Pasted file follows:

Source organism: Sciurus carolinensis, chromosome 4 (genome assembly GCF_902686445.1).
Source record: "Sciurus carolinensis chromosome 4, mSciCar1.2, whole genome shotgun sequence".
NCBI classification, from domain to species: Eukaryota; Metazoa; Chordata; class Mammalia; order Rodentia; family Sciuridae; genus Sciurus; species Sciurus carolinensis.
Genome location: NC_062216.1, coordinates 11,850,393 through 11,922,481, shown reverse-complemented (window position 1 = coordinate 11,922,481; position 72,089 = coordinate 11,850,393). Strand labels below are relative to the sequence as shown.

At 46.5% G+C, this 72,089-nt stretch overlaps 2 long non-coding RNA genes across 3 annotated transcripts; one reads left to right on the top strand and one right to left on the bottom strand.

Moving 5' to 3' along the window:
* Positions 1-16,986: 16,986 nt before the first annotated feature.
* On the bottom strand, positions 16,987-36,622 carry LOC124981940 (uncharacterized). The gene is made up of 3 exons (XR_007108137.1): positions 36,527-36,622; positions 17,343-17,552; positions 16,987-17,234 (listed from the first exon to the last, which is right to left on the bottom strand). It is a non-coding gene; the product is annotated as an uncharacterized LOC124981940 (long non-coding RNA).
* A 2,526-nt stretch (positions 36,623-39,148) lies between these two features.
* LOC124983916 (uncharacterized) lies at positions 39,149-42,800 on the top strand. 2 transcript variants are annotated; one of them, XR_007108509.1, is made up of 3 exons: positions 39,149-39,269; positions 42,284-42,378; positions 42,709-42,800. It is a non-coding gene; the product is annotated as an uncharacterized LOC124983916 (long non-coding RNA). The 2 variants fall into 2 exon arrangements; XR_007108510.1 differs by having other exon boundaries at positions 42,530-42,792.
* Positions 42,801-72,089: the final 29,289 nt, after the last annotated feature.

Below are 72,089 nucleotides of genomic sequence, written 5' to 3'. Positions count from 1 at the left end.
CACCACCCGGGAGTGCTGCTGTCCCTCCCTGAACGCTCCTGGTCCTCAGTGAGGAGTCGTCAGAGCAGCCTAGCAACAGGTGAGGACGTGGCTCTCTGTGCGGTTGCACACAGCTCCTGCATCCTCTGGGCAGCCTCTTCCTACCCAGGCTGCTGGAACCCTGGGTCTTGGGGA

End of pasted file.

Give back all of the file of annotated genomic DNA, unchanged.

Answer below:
Source organism: Sciurus carolinensis, chromosome 4 (genome assembly GCF_902686445.1).
Source record: "Sciurus carolinensis chromosome 4, mSciCar1.2, whole genome shotgun sequence".
NCBI classification, from domain to species: Eukaryota; Metazoa; Chordata; class Mammalia; order Rodentia; family Sciuridae; genus Sciurus; species Sciurus carolinensis.
Genome location: NC_062216.1, coordinates 11,850,393 through 11,922,481, shown reverse-complemented (window position 1 = coordinate 11,922,481; position 72,089 = coordinate 11,850,393). Strand labels below are relative to the sequence as shown.

At 46.5% G+C, this 72,089-nt stretch overlaps 2 long non-coding RNA genes across 3 annotated transcripts; one reads left to right on the top strand and one right to left on the bottom strand.

Moving 5' to 3' along the window:
* Positions 1-16,986: 16,986 nt before the first annotated feature.
* On the bottom strand, positions 16,987-36,622 carry LOC124981940 (uncharacterized). The gene is made up of 3 exons (XR_007108137.1): positions 36,527-36,622; positions 17,343-17,552; positions 16,987-17,234 (listed from the first exon to the last, which is right to left on the bottom strand). It is a non-coding gene; the product is annotated as an uncharacterized LOC124981940 (long non-coding RNA).
* A 2,526-nt stretch (positions 36,623-39,148) lies between these two features.
* LOC124983916 (uncharacterized) lies at positions 39,149-42,800 on the top strand. 2 transcript variants are annotated; one of them, XR_007108509.1, is made up of 3 exons: positions 39,149-39,269; positions 42,284-42,378; positions 42,709-42,800. It is a non-coding gene; the product is annotated as an uncharacterized LOC124983916 (long non-coding RNA). The 2 variants fall into 2 exon arrangements; XR_007108510.1 differs by having other exon boundaries at positions 42,530-42,792.
* Positions 42,801-72,089: the final 29,289 nt, after the last annotated feature.

Below are 72,089 nucleotides of genomic sequence, written 5' to 3'. Positions count from 1 at the left end.
CACCACCCGGGAGTGCTGCTGTCCCTCCCTGAACGCTCCTGGTCCTCAGTGAGGAGTCGTCAGAGCAGCCTAGCAACAGGTGAGGACGTGGCTCTCTGTGCGGTTGCACACAGCTCCTGCATCCTCTGGGCAGCCTCTTCCTACCCAGGCTGCTGGAACCCTGGGTCTTGGGGA